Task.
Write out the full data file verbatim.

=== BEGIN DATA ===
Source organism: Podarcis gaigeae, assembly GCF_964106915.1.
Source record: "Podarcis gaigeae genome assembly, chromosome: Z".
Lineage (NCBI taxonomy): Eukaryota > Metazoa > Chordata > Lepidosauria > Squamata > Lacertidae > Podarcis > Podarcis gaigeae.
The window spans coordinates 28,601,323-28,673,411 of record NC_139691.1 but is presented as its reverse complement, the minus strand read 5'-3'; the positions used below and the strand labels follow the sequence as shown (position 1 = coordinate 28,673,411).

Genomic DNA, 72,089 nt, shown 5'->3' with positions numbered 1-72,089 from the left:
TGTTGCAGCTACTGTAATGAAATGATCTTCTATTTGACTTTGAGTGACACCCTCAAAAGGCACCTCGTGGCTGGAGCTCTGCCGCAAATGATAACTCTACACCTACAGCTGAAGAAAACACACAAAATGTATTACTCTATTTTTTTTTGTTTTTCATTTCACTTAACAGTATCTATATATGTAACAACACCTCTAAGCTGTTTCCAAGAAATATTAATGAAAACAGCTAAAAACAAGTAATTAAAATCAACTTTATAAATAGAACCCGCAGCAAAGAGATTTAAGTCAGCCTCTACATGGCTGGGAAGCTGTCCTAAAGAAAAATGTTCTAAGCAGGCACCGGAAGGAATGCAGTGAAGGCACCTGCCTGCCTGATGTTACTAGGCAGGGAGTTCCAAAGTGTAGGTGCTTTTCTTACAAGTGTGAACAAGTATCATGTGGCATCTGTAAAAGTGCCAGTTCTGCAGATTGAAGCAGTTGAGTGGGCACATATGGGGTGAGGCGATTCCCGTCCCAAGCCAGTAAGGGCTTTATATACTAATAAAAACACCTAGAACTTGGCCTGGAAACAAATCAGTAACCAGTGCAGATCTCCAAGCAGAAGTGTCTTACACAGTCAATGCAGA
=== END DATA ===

Source organism: Podarcis gaigeae, assembly GCF_964106915.1.
Source record: "Podarcis gaigeae genome assembly, chromosome: Z".
Lineage (NCBI taxonomy): Eukaryota > Metazoa > Chordata > Lepidosauria > Squamata > Lacertidae > Podarcis > Podarcis gaigeae.
The window spans coordinates 28,601,323-28,673,411 of record NC_139691.1 but is presented as its reverse complement, the minus strand read 5'-3'; the positions used below and the strand labels follow the sequence as shown (position 1 = coordinate 28,673,411).

Genomic DNA, 72,089 nt, shown 5'->3' with positions numbered 1-72,089 from the left:
TGTTGCAGCTACTGTAATGAAATGATCTTCTATTTGACTTTGAGTGACACCCTCAAAAGGCACCTCGTGGCTGGAGCTCTGCCGCAAATGATAACTCTACACCTACAGCTGAAGAAAACACACAAAATGTATTACTCTATTTTTTTTTGTTTTTCATTTCACTTAACAGTATCTATATATGTAACAACACCTCTAAGCTGTTTCCAAGAAATATTAATGAAAACAGCTAAAAACAAGTAATTAAAATCAACTTTATAAATAGAACCCGCAGCAAAGAGATTTAAGTCAGCCTCTACATGGCTGGGAAGCTGTCCTAAAGAAAAATGTTCTAAGCAGGCACCGGAAGGAATGCAGTGAAGGCACCTGCCTGCCTGATGTTACTAGGCAGGGAGTTCCAAAGTGTAGGTGCTTTTCTTACAAGTGTGAACAAGTATCATGTGGCATCTGTAAAAGTGCCAGTTCTGCAGATTGAAGCAGTTGAGTGGGCACATATGGGGTGAGGCGATTCCCGTCCCAAGCCAGTAAGGGCTTTATATACTAATAAAAACACCTAGAACTTGGCCTGGAAACAAATCAGTAACCAGTGCAGATCTCCAAGCAGAAGTGTCTTACACAGTCAATGCAGA